By Tegan Hanlon
Alaska Dispatch News, Anchorage.
Inside the women’s bathroom at the Peanut Farm Bar and Grill, a dispenser hangs on the wall with a sign that reads: “Remember the last time you had sex?” The text below: “Take a pregnancy test before you drink tonight.”
At the touch of a green button, a free pregnancy test drops to the bottom of the dispenser. Nearby are free condoms.
The Peanut Farm, on the Old Seward Highway, received the dispensers Tuesday as part of a two-year, $400,000 state-funded study pushed by Sen. Pete Kelly, R-Fairbanks. The study aims to determine if posters warning women against drinking while pregnant work better when stuck on pregnancy test dispensers or simply framed on the wall, said David Driscoll, director of the University of Alaska Anchorage’s Institute of Circumpolar Health Studies, which is leading the study.
“If we could just focus on a single message, that message would be, ‘If you’re pregnant don’t drink, and if you’re drinking use birth control,'” he said.
The study is part of a broader state initiative to decrease the number of children with fetal alcohol spectrum disorders or FASD, a leading cause of mental disability and a preventable affliction. It is caused when a mother abuses alcohol during pregnancy.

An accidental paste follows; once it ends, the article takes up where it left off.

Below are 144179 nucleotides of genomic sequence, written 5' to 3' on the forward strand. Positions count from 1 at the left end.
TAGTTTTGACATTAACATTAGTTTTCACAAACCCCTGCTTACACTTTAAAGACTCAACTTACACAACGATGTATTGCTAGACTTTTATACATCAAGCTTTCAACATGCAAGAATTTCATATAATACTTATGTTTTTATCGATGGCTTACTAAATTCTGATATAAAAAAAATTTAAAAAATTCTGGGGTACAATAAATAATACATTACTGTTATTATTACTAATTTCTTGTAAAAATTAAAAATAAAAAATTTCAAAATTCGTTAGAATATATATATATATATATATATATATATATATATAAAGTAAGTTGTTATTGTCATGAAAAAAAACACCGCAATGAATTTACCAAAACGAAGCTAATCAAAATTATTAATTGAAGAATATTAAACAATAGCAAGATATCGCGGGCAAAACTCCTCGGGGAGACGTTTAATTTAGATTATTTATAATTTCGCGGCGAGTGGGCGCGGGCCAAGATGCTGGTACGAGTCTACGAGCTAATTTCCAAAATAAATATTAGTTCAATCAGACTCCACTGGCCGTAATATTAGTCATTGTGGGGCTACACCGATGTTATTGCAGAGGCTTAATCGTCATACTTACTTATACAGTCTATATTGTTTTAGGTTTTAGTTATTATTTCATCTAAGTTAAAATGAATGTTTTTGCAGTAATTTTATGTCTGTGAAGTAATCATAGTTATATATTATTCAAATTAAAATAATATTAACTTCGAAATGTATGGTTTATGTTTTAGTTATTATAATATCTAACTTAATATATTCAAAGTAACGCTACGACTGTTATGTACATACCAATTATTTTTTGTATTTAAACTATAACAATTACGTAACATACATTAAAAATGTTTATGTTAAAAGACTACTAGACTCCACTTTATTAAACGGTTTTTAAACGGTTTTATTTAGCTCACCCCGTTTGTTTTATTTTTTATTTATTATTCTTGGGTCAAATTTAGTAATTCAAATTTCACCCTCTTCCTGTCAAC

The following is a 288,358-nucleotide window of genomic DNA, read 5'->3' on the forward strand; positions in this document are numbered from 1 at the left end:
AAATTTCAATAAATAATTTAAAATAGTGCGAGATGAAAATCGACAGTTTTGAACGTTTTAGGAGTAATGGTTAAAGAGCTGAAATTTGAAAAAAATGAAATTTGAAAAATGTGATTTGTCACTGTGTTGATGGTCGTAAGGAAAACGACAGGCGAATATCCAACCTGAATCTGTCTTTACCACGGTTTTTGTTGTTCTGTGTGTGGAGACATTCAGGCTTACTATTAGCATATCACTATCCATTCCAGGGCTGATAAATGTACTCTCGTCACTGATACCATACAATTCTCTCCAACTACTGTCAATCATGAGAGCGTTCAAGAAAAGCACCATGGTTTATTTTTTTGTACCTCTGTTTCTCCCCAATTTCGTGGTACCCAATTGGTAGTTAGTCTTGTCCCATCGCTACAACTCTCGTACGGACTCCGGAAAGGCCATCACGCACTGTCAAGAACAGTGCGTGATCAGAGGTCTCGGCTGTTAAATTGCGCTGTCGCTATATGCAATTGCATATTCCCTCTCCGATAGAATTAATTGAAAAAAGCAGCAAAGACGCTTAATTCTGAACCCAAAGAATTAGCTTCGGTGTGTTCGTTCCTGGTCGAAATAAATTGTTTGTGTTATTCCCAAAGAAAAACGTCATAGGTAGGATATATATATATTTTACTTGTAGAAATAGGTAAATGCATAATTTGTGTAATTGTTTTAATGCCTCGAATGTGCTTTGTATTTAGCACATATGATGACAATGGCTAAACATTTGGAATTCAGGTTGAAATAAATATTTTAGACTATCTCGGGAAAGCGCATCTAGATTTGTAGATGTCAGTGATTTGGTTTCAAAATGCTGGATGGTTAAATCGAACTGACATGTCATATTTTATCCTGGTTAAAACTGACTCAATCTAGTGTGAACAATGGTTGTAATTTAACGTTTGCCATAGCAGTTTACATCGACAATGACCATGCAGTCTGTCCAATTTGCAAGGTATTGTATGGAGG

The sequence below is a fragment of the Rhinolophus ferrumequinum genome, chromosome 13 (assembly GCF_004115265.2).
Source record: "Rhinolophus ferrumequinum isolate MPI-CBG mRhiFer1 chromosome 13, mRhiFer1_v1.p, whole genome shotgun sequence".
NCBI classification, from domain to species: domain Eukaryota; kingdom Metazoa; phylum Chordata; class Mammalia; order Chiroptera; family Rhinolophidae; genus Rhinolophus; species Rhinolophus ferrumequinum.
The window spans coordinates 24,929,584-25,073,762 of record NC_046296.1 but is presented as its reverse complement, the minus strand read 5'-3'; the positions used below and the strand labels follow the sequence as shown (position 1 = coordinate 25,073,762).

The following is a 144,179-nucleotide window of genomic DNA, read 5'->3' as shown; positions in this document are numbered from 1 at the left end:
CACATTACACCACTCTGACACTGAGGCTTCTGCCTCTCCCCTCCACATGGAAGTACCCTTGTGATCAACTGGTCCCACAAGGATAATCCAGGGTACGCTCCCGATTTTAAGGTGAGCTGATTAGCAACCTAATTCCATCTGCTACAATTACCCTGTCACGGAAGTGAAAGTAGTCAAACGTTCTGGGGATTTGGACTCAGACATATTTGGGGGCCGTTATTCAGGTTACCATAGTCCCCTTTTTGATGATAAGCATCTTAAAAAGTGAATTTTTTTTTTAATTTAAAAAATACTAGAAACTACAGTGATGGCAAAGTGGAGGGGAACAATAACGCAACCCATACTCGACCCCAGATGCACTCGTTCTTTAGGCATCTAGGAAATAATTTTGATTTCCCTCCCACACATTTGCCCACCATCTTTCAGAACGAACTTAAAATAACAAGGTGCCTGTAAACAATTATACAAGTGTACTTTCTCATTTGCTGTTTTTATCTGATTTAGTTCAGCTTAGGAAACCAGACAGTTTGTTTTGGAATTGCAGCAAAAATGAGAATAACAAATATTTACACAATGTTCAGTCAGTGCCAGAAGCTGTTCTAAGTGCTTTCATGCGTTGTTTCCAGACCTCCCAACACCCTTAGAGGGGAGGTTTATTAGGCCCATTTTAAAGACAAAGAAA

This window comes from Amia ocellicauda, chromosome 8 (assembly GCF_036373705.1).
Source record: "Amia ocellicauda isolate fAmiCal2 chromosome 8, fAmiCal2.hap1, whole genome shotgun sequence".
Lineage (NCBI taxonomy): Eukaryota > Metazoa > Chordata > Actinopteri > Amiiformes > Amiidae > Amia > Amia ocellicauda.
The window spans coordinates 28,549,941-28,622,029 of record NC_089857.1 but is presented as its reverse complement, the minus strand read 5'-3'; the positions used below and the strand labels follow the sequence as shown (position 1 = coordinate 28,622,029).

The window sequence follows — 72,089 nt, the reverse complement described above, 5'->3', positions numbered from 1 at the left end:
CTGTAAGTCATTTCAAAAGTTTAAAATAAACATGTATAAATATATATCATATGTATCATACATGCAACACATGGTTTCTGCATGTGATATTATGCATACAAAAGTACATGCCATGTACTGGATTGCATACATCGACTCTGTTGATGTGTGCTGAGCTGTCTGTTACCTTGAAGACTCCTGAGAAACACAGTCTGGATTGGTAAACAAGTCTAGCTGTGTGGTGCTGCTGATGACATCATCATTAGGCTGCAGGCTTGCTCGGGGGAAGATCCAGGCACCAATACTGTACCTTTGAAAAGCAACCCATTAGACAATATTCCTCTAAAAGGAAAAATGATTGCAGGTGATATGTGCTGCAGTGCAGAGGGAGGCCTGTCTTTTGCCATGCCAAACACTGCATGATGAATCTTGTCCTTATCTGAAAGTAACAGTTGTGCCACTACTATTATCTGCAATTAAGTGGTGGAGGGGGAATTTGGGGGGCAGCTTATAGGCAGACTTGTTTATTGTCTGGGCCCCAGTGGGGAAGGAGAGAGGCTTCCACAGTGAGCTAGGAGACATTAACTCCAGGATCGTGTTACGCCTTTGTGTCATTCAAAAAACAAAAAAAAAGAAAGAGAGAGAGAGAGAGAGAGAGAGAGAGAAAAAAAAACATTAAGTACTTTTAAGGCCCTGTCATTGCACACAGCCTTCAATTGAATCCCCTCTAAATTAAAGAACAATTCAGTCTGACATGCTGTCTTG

The pregnancy test study gained notoriety last year after Kelly, a social conservative, said in an interview that it wouldn’t include free contraceptives because “birth control is for people who don’t necessarily want to act responsibly.”
Driscoll said Tuesday that every bar or restaurant with a pregnancy test dispenser would also offer free condoms, which the state does not fund.
While the Peanut Farm has the first test dispenser in Alaska, Driscoll said he expects his team to install up to 19 more across the state in the coming weeks. They will also hang stand-alone signs displaying the same message in other businesses.